“If we can keep her around the 30-minute mark, I think that’s a really realistic mark. Hopefully, I can stay true to that, because … I don’t always do, unfortunately, but I need to be better at that.”

But it is also completely understandable why a coach would want to ride the superstar that the Mercury have seemed to so desperately miss here recently. With the nine games she missed, the Mercury started 3-1 without Taurasi but lost four games in a row — including three in a row at home to teams that missed the playoffs last year (twice to Dallas, once to New York).

They ended the time without Taurasi by splitting two road games with the Sparks, ending their losing streak by winning the second battle in Los Angeles to end the Taurasi-less time 4-5. What’s been most stinging during this time: four of the five losses were by one or two possessions, the types of down-to-the-wire games that Taurasi typically thrives in.

“We don’t want games to be close, but they all have been lately, so we really need her to really have that strength to finish up those games, too,” Brondello said.

Perhaps the most beneficial part of their schedule was the eight-day gap between the last game in Los Angeles on June 18 and Sunday’s game. Phoenix used the time to get some sorely-needed rest and recuperation, but also get a good amount of practice in.

“In this past week, we really got after it. Got to give credit to the coaching staff, they took us back to training camp this week before this game,” Griner said. “I hope there are no more weeks before our next game. But we were getting after it, and defense was a big part of it, working on the defensive end. I think tonight, we were able to bring practice to the game.”

The most obvious way that happened was partly a benefit of a scheduling quirk, too. While the Mercury were effectively facing the Sparks in their third-straight game, Los Angeles played two other games in the time in between. That allowed Phoenix to throw a focused and prepared game plan out defensively, including throwing quite a bit of zone at the banged-up Sparks (who only had eight players available on Sunday).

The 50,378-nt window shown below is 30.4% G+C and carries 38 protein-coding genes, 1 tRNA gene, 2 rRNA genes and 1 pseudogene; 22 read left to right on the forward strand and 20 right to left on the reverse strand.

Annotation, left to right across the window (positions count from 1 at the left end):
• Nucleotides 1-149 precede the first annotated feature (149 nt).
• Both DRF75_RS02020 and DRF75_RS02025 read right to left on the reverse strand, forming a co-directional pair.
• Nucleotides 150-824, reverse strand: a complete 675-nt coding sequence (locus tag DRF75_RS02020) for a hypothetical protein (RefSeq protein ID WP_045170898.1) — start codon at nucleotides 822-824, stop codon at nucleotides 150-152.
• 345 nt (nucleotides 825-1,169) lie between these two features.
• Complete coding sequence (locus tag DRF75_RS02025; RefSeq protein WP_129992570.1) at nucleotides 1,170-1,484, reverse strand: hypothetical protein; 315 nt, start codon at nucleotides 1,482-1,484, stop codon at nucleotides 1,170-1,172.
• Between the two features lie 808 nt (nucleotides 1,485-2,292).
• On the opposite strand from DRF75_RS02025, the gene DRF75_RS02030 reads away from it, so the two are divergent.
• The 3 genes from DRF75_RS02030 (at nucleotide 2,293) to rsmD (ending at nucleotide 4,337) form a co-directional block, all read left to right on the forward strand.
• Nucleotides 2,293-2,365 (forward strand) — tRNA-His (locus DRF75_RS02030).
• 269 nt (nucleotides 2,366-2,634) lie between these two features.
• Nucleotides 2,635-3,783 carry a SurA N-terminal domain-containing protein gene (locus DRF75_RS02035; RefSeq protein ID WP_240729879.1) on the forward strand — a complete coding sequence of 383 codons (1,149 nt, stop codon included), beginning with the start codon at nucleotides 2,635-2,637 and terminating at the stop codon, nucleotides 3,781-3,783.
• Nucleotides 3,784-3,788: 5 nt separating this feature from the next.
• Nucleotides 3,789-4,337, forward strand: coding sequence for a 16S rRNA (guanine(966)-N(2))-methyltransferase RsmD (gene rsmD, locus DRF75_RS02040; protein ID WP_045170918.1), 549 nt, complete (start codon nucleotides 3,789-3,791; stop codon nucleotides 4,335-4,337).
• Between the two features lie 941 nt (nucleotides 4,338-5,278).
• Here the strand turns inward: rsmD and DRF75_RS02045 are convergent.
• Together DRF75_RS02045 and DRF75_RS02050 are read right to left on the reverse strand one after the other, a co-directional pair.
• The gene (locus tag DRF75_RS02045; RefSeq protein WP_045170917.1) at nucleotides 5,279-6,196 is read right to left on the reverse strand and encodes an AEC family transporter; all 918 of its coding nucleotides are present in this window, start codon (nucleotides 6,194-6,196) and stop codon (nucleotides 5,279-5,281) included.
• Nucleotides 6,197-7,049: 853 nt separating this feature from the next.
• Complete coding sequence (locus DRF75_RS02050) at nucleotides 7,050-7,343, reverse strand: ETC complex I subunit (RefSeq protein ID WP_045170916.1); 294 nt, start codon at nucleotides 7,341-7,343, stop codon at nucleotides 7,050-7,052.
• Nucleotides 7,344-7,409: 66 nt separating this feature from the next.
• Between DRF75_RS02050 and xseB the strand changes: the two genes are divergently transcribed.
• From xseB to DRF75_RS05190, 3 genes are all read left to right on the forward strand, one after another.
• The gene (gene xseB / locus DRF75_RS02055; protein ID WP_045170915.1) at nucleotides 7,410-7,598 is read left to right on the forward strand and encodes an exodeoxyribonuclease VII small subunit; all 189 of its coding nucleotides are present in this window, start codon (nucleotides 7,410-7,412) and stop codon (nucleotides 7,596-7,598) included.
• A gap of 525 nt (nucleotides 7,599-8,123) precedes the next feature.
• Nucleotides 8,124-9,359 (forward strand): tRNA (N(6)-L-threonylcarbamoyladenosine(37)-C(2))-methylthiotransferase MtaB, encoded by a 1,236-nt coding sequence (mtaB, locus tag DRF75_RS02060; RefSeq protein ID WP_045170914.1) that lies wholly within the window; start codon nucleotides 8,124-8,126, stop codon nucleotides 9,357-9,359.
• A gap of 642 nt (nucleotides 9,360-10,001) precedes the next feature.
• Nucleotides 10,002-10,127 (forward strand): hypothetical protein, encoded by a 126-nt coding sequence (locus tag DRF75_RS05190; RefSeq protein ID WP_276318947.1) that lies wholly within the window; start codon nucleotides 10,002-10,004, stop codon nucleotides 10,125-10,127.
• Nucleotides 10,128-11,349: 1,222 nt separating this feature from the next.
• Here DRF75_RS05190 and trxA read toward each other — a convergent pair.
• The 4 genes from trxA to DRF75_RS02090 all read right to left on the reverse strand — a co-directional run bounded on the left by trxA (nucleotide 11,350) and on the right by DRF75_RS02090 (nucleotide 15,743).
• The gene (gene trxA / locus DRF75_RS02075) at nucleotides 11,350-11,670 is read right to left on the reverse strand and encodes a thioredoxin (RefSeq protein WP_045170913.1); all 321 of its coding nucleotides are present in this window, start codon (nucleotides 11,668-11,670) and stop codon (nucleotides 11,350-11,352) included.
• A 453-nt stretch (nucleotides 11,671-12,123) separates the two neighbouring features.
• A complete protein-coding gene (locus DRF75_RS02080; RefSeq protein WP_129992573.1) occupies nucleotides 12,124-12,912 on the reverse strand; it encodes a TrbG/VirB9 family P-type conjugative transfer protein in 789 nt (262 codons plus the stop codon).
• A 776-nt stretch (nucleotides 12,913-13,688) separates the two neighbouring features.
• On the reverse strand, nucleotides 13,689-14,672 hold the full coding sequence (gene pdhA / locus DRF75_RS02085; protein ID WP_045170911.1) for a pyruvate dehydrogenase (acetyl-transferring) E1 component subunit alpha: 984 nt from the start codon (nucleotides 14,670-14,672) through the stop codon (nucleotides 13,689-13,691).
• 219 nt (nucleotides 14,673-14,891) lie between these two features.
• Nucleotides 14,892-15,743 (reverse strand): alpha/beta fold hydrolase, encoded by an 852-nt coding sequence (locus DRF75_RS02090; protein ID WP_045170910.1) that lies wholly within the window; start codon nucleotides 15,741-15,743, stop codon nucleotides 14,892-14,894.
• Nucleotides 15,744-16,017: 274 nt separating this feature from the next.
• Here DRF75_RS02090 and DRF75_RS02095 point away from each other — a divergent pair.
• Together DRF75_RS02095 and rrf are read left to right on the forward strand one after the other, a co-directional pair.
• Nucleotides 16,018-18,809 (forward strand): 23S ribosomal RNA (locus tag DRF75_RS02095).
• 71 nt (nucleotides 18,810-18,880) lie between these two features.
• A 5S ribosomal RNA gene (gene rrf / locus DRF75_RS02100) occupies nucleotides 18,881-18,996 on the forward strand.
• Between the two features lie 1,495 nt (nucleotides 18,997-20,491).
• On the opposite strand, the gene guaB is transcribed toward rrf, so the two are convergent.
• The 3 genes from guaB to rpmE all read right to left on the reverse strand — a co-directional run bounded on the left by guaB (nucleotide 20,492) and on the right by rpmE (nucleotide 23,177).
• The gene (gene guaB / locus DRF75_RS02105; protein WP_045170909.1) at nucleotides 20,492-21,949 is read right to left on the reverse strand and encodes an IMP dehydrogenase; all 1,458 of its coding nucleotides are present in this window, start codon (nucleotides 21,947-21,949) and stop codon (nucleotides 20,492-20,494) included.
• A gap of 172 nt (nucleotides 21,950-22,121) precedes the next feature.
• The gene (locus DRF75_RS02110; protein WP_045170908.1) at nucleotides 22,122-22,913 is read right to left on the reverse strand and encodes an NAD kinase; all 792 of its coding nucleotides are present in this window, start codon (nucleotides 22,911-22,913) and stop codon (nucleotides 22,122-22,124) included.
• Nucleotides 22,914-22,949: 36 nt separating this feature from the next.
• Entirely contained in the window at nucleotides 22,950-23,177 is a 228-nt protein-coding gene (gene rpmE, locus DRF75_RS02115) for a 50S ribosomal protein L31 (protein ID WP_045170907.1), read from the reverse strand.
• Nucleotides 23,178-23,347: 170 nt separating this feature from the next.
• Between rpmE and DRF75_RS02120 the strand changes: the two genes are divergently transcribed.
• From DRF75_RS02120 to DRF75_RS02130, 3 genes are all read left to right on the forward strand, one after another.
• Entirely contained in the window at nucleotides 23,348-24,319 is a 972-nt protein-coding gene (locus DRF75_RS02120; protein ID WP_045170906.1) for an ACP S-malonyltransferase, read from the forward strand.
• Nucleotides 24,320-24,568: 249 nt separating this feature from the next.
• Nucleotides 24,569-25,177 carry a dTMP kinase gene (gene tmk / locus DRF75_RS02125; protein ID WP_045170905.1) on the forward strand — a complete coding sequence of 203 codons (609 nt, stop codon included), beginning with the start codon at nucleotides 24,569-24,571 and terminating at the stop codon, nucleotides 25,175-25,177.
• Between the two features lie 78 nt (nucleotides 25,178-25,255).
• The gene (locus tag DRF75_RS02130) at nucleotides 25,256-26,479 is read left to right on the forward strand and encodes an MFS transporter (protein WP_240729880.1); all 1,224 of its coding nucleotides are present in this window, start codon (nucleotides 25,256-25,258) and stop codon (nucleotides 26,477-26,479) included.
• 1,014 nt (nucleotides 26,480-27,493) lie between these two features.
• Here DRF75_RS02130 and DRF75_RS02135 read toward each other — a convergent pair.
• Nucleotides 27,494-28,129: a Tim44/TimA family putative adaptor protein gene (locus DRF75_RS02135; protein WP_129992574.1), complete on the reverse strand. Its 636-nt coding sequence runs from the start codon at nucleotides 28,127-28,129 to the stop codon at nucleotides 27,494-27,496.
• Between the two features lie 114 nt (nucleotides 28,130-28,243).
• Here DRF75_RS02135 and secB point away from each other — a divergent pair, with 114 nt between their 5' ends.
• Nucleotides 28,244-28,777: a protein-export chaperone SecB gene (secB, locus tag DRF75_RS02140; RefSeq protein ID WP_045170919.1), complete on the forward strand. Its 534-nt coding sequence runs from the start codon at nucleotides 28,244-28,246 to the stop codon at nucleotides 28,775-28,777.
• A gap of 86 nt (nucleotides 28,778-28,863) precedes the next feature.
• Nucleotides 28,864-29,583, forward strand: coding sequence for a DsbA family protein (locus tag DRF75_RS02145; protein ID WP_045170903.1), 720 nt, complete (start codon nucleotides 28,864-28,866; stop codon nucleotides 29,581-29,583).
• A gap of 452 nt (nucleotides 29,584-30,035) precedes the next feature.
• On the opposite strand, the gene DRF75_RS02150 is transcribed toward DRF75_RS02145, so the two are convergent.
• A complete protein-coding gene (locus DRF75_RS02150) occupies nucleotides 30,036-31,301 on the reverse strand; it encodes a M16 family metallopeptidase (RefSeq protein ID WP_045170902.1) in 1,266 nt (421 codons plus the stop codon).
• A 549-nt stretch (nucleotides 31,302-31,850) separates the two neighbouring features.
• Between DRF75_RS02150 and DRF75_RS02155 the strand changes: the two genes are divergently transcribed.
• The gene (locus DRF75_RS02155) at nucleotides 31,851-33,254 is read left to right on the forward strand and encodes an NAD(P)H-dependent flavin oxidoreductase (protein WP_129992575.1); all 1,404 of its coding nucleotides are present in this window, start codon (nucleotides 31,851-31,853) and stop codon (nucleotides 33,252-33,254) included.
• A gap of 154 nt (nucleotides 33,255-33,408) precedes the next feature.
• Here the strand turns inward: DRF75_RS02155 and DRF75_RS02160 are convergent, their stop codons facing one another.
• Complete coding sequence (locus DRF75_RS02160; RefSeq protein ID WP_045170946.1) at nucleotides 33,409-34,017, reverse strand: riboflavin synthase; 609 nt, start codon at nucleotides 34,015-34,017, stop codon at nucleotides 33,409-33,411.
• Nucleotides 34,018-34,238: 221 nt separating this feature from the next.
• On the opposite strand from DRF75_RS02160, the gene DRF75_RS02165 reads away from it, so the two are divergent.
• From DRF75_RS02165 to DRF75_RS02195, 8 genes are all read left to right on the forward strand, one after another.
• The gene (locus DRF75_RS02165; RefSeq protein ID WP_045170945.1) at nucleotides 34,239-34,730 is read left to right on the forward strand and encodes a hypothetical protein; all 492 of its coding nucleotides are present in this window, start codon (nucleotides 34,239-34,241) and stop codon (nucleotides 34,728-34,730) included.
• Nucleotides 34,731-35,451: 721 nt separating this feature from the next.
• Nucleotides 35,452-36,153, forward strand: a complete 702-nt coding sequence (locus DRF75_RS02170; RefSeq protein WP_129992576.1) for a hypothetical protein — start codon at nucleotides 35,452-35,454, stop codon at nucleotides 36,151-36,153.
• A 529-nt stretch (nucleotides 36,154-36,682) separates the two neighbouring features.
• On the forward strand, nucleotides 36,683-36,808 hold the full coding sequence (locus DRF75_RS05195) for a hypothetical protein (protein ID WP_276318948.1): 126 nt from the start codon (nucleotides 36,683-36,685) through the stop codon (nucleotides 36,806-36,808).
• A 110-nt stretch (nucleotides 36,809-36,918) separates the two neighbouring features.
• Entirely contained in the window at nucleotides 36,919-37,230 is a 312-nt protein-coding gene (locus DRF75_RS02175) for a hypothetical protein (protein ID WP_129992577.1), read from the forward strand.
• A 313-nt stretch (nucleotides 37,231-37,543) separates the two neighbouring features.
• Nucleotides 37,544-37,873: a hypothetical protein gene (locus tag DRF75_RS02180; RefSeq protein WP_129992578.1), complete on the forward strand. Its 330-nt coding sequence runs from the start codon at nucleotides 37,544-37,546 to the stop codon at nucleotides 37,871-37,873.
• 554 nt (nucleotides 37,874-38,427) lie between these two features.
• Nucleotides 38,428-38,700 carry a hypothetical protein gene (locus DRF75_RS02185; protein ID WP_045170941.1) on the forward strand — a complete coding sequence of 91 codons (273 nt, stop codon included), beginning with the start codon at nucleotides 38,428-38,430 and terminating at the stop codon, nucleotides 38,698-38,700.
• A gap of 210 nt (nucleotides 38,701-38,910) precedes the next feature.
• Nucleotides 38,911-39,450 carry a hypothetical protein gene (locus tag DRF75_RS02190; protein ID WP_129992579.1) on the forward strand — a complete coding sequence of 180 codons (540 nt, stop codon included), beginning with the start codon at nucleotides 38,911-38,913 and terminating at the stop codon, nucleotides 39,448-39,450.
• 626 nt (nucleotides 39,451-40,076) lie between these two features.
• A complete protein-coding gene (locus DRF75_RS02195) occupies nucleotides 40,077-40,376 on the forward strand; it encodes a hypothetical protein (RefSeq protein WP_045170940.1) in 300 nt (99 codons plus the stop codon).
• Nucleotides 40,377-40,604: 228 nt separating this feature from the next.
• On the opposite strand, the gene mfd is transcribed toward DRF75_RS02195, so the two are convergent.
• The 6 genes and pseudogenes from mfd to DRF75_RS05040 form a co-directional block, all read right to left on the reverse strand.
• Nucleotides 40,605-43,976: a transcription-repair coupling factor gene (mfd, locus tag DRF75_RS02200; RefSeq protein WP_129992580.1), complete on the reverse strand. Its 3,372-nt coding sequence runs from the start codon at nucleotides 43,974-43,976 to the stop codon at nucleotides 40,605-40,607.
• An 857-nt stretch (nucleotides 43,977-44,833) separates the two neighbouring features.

“Obviously, we had had trouble defending their speedy guards, so we spent a lot of time in the zone, and we had a few breakdowns there, but overall it was pretty effective for us,” Brondello said. “Just having that in the back pocket enabled us to not have to chase them around as much and be in a position to be better helpers and finish plays. There’s still room for improvement, but I was happy for our first game back together in such a long time.”

Before pulling off the win in Los Angeles on June 18, Phoenix was in 11th place in the standings based on tiebreakers, with only Indiana behind them. In this muddied-in-the-middle season for the WNBA, though, even a two-game winning streak can push you right back up the standings, and Phoenix now sits only a half-game back of a first-round bye.

“I mean, we had nowhere to go but up, huh?” Diggins-Smith said. “But yeah, obviously, we dug ourselves a hole these past few weeks, so we’re just trying to take it one game at a time. And that’s the thing about this league, the beauty of it, I guess, is that you live to fight another day, there’s always going to be another game coming. Anybody can beat anybody any night, so you have to be ready every night.”

That starts with two home games this week against a fellow .500 team, the Minnesota Lynx, who also have a two-game winning streak and beat the Aces on Friday. After that, the Mercury will wrap up their first half with three games in five days starting July 7: at Las Vegas, home vs. Seattle and at Seattle.